Over the past decade, the financial sector has invested millions of Rands in security systems and methods with varying levels of success against an ever-evolving field of threats. Vast data assets linked to public and private sector customers make businesses in this industry a top target for attackers. An ongoing trend of moving away from cash and towards customer mobility, diversity of offerings and open banking will continue to challenge security in this arena for the foreseeable future.
Secure identity verification
Financial services’ consumers can be located anywhere and expect both access to their accounts and the ability to transact, at any time. If you combine this with an increasing number of channels across device platforms, threat vectors become numerous. The identity of the customer effectively becomes the secure perimeter.
The solution to this identity/perimeter security challenge involves strengthening multi-factor authentication processes and introducing advanced, context-based security to monitor the service endpoint (e.g. financial applications such as online banking) with users’ activities across all devices.
Nation state attacks
Businesses in the financial sector are now aware that they are a target for nation states. Threats from state sponsored attackers are escalating with global issues such as ongoing tensions in Iran, trade wars with China and rogue states intent on asymmetric warfare. There is an effective cold cyberwar occurring where viruses and zero-day exploits are being stockpiled for use in a potential attack.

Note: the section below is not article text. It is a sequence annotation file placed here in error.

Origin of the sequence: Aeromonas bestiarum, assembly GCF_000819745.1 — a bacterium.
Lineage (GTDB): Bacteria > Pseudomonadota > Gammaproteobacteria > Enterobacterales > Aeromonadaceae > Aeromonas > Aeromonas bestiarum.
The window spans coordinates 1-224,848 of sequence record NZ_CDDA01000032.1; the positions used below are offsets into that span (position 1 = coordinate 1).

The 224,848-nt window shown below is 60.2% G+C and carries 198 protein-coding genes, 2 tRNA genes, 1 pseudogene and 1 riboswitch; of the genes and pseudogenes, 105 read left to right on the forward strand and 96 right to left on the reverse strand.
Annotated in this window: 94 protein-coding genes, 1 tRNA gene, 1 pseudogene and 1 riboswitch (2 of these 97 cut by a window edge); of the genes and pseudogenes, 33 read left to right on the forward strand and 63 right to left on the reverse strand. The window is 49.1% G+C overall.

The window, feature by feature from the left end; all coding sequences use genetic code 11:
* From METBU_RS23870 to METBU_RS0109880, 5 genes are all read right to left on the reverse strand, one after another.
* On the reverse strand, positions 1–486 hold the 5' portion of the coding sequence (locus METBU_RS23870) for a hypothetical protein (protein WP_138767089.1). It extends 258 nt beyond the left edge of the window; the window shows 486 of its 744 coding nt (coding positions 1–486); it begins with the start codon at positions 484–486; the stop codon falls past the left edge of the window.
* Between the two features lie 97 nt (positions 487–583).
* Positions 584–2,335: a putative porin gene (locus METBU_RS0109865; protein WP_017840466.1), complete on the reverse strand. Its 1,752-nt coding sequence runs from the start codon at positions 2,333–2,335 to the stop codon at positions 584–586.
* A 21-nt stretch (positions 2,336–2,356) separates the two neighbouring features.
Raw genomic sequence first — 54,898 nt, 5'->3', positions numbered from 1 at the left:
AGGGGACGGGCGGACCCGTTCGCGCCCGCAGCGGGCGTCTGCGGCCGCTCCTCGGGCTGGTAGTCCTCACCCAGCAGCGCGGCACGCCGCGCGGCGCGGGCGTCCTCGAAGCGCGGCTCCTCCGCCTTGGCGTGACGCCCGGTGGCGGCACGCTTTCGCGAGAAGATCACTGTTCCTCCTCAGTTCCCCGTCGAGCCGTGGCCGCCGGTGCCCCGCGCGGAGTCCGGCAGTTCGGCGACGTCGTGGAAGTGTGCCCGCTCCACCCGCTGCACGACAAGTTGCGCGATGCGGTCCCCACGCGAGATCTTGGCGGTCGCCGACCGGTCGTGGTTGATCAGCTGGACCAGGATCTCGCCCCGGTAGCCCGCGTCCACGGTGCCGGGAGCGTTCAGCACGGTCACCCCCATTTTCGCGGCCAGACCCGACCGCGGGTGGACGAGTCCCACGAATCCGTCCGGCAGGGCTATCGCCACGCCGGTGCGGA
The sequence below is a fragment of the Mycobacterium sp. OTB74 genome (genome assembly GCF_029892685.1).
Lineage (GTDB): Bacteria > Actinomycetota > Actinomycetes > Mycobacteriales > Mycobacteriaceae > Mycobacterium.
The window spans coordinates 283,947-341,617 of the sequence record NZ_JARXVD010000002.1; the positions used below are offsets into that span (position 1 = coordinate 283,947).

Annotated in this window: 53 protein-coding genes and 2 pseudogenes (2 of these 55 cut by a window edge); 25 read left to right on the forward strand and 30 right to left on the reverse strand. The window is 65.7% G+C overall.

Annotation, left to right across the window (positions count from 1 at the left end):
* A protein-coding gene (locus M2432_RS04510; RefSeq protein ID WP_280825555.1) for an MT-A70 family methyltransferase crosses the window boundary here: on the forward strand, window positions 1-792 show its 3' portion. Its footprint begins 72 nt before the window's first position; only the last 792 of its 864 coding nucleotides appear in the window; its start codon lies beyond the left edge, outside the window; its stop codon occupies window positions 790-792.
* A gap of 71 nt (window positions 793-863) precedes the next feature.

The financial industry will be a target as the economy cannot function without critical financial IT infrastructure in place. It’s difficult to predict when or where these attacks may occur, but that does not excuse lack of preparation. Governments are legislating for tougher security for financial industries such as the American NY Department of Financial Services Cybersecurity Regulation, which refers in the introduction to the “ever growing threat posed to information and financial systems by nation-states, terrorist organisations and independent criminal actors.”
One notable mobile security trend involves the increasing number of malicious apps making their way onto official app stores, for example, two selfie taking apps loaded with malicious malware that were available on the Google Play store. They were downloaded 1.5 million times. The apps would gather data silently and evade removal by becoming invisible and running in the background without a shortcut being visible to the user.
The major mobile OS vendors (Apple and Google) are battling to thoroughly vet the
million, and counting, apps available on their platforms. The vulnerable integrity of mobile as a platform will require the financial industry to inspect its customer and contractor devices more thoroughly, whether by using MDM, or network access control. This may lead to the emergence of a two-tier security model in the mobile space where anti-malware becomes mandatory for mobile devices to interface with financial services.
Insider threat defence
The main motives for insider threats are said to be the following, regardless of sector: grudge, espionage, sabotage, malice, ideology and, of course, one must never discount the main reason – greed. Financial services companies face perpetual insider threats and continue to look for innovative solutions to this problem. A strong privileged access management solution reduces the scope of permission for malicious insiders by controlling the usage of administrative credentials and implementing separation of duties within an organisation.
An established activity monitoring solution can provide the data with which to scrutinise endeavours across financial applications with context. Moreover, AI and machine learning continue to develop in this area and are essential tools for the detection of insider malpractice as and when it occurs.
For more information, contact CA Southern Africa,
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